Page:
May is Lupus Awareness Month, but unless you have the disease yourself or know someone who does, you may not know much about it.
What is lupus?
According to the federal Centers for Disease Control and Prevention, lupus is a chronic, or long-term, autoimmune disease that can cause inflammation and pain in any part of the body. An autoimmune disease occurs when the body’s immune system attacks itself because it cannot tell the difference between healthy tissue and foreign invaders, such as bacteria and viruses.
Lupus symptoms can show up in a variety of ways and are often mistaken for symptoms of other diseases. That’s why it can be hard to diagnose and is often called “the great imitator.” Lupus symptoms can range from mild to life-threatening, so early diagnosis and treatment by a rheumatologist are important. A rheumatologist is a doctor who specializes in the diagnosis and treatment of arthritis, lupus and other diseases of the joints, muscles and bones.
There are four types of lupus, although when people talk about the disease, they’re generally taking about systemic lupus erythematosus, or SLE, the most common type. The other three kinds are:
- Cutaneous lupus, a form of lupus that’s limited to the skin.
- Drug-induced lupus, a lupus-like disease caused by certain prescription drugs.
- Neonatal lupus, a rare condition that affects infants of women who have lupus.
SLE can develop in anyone of any age, race or ethnicity, but it is more common among Black and Latina women and women of child-bearing age (15 to 44 years old).
Ninety percent of people diagnosed with lupus are women. Among those, Black and Latina women are two to three times more likely than white women to develop lupus and have more severe disease progression.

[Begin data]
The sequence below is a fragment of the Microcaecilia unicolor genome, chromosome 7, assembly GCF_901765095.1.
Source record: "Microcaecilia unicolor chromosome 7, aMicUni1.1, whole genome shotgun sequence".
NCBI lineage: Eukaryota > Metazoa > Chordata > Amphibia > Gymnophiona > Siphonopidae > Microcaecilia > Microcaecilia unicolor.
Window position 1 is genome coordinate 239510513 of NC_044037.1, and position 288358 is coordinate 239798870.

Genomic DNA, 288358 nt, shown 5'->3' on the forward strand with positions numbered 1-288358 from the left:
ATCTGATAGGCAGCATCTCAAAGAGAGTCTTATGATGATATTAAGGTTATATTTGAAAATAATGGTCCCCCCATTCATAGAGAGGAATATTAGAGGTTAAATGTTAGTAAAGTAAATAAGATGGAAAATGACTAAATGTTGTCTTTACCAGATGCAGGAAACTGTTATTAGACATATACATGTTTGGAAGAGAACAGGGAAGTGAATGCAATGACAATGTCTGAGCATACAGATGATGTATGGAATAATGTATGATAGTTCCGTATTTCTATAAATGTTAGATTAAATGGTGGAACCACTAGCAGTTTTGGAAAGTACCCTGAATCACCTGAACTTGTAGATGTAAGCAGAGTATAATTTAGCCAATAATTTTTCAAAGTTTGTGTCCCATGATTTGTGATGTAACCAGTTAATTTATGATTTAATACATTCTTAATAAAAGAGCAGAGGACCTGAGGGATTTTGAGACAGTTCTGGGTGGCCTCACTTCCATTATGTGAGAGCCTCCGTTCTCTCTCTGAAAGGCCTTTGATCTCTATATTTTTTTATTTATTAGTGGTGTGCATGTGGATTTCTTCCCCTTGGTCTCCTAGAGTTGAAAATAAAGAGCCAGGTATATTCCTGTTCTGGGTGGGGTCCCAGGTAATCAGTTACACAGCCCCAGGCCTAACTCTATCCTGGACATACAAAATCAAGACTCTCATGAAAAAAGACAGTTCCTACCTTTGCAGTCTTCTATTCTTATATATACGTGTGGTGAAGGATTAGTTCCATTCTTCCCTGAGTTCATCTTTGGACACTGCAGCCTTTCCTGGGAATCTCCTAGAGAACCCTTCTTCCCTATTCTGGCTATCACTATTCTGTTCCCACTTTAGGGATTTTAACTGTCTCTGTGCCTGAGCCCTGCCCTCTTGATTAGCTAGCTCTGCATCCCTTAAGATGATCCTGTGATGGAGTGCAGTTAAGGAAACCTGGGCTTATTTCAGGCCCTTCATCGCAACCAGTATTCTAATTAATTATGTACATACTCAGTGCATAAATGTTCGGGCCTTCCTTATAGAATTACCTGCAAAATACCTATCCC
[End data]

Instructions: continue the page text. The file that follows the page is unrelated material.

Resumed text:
In a CDC-funded study of death rates among people with SLE, Black people had higher mortality rates than white people, and deaths occurred sooner after diagnosis. Among those with SLE, Black people were significantly younger when they died than white people (average age of 52 vs. 64).
Difficult to Diagnose
There is no single test for SLE. To arrive at such a diagnosis, a doctor will consider the patient’s symptoms, signs observed during physical exams, and the results of X-rays and lab tests.
SLE may be hard to diagnose because its signs and symptoms are nonspecific and can mimic the signs and symptoms of other diseases. SLE may also be misdiagnosed, so it’s important to seek a second opinion from a rheumatologist.
Incurable, Yet Treatable
Although there is no cure for lupus, people with the disease can manage it with proper treatment and lead long, happy lives. The goals of treatment are to manage current symptoms, avoid future “flares” – or times when symptoms get worse – and prevent damage to joints and organs by calming the immune system. Because the symptoms of lupus vary widely, management depends on a person’s individual symptoms and needs. Seeing a doctor regularly and following the prescribed course of treatments is important. Adopting healthy behaviors and learning skills to manage the disease can also be beneficial.
For more about Lupus Awareness Month, visit the Centers for Disease Control and Prevention’s lupus website. And you can learn more about lupus at these helpful links: